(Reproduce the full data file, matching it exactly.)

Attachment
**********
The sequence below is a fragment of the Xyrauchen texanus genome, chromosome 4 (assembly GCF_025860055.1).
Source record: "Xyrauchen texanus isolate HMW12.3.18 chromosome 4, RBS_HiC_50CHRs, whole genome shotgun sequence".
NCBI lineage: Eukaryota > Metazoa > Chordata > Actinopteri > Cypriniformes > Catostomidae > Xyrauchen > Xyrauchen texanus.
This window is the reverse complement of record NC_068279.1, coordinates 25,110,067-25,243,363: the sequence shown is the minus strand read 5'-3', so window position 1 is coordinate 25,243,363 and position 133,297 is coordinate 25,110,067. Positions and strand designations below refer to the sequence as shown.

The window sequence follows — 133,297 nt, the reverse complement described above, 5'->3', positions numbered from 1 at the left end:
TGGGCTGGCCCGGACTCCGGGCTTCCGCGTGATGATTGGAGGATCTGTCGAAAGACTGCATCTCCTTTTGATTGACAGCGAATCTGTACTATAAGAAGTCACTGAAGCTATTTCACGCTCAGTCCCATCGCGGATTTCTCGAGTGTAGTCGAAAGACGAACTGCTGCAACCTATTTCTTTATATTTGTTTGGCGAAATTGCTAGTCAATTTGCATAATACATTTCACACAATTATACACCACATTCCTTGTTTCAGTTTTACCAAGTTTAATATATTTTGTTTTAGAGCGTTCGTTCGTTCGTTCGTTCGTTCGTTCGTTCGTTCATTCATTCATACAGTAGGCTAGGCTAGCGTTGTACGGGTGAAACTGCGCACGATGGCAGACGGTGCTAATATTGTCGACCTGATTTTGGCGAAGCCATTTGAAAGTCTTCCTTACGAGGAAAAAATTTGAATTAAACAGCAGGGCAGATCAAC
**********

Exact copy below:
The sequence below is a fragment of the Xyrauchen texanus genome, chromosome 4 (assembly GCF_025860055.1).
Source record: "Xyrauchen texanus isolate HMW12.3.18 chromosome 4, RBS_HiC_50CHRs, whole genome shotgun sequence".
NCBI lineage: Eukaryota > Metazoa > Chordata > Actinopteri > Cypriniformes > Catostomidae > Xyrauchen > Xyrauchen texanus.
This window is the reverse complement of record NC_068279.1, coordinates 25,110,067-25,243,363: the sequence shown is the minus strand read 5'-3', so window position 1 is coordinate 25,243,363 and position 133,297 is coordinate 25,110,067. Positions and strand designations below refer to the sequence as shown.

The window sequence follows — 133,297 nt, the reverse complement described above, 5'->3', positions numbered from 1 at the left end:
TGGGCTGGCCCGGACTCCGGGCTTCCGCGTGATGATTGGAGGATCTGTCGAAAGACTGCATCTCCTTTTGATTGACAGCGAATCTGTACTATAAGAAGTCACTGAAGCTATTTCACGCTCAGTCCCATCGCGGATTTCTCGAGTGTAGTCGAAAGACGAACTGCTGCAACCTATTTCTTTATATTTGTTTGGCGAAATTGCTAGTCAATTTGCATAATACATTTCACACAATTATACACCACATTCCTTGTTTCAGTTTTACCAAGTTTAATATATTTTGTTTTAGAGCGTTCGTTCGTTCGTTCGTTCGTTCGTTCGTTCGTTCATTCATTCATACAGTAGGCTAGGCTAGCGTTGTACGGGTGAAACTGCGCACGATGGCAGACGGTGCTAATATTGTCGACCTGATTTTGGCGAAGCCATTTGAAAGTCTTCCTTACGAGGAAAAAATTTGAATTAAACAGCAGGGCAGATCAAC